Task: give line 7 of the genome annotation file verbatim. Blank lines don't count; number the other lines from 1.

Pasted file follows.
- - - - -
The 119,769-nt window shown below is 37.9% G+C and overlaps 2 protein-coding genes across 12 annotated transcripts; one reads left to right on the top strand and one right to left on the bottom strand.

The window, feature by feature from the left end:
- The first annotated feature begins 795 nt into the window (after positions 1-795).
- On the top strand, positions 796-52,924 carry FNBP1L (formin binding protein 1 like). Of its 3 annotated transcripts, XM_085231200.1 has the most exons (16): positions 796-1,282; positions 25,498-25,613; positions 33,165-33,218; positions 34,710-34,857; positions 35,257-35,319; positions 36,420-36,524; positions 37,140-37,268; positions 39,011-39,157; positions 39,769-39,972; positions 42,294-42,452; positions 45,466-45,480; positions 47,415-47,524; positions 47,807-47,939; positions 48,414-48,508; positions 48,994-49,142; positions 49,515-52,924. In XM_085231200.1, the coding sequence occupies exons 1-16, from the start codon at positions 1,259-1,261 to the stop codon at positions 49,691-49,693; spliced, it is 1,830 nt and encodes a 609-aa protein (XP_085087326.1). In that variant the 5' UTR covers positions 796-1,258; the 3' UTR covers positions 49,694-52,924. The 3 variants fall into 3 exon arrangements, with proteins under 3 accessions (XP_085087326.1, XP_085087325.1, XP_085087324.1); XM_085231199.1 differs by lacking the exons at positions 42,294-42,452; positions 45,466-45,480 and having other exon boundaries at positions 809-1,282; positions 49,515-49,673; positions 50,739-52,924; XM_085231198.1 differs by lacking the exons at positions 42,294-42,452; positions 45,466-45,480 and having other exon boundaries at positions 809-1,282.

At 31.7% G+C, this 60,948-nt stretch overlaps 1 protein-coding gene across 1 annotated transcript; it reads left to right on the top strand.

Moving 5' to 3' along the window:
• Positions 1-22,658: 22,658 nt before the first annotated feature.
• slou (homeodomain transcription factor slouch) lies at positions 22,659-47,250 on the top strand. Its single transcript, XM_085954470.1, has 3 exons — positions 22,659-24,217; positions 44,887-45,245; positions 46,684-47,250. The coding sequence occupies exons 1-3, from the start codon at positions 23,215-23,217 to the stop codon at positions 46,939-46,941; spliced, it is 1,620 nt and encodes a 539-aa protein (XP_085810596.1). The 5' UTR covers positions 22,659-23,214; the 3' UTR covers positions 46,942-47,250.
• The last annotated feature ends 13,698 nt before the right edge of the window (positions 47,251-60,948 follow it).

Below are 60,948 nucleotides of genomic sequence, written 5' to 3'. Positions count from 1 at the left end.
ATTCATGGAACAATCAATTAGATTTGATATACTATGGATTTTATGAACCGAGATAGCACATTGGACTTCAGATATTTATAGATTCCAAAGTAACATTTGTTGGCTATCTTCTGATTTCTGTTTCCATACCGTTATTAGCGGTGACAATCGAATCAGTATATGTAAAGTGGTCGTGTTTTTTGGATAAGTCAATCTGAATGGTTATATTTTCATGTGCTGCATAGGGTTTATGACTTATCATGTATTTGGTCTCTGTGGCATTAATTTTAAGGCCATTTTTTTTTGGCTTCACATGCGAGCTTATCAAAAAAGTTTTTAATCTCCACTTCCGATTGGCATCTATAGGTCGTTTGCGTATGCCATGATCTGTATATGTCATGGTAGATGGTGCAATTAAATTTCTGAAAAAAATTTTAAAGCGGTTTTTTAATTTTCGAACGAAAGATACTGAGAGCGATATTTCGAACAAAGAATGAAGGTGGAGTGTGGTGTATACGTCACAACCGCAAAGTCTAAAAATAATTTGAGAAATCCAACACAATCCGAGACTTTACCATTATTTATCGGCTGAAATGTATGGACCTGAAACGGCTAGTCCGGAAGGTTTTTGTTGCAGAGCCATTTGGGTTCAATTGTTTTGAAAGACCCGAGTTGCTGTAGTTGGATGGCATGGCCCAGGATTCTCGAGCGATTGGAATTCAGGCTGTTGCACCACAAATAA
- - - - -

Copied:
• Positions 1-22,658: 22,658 nt before the first annotated feature.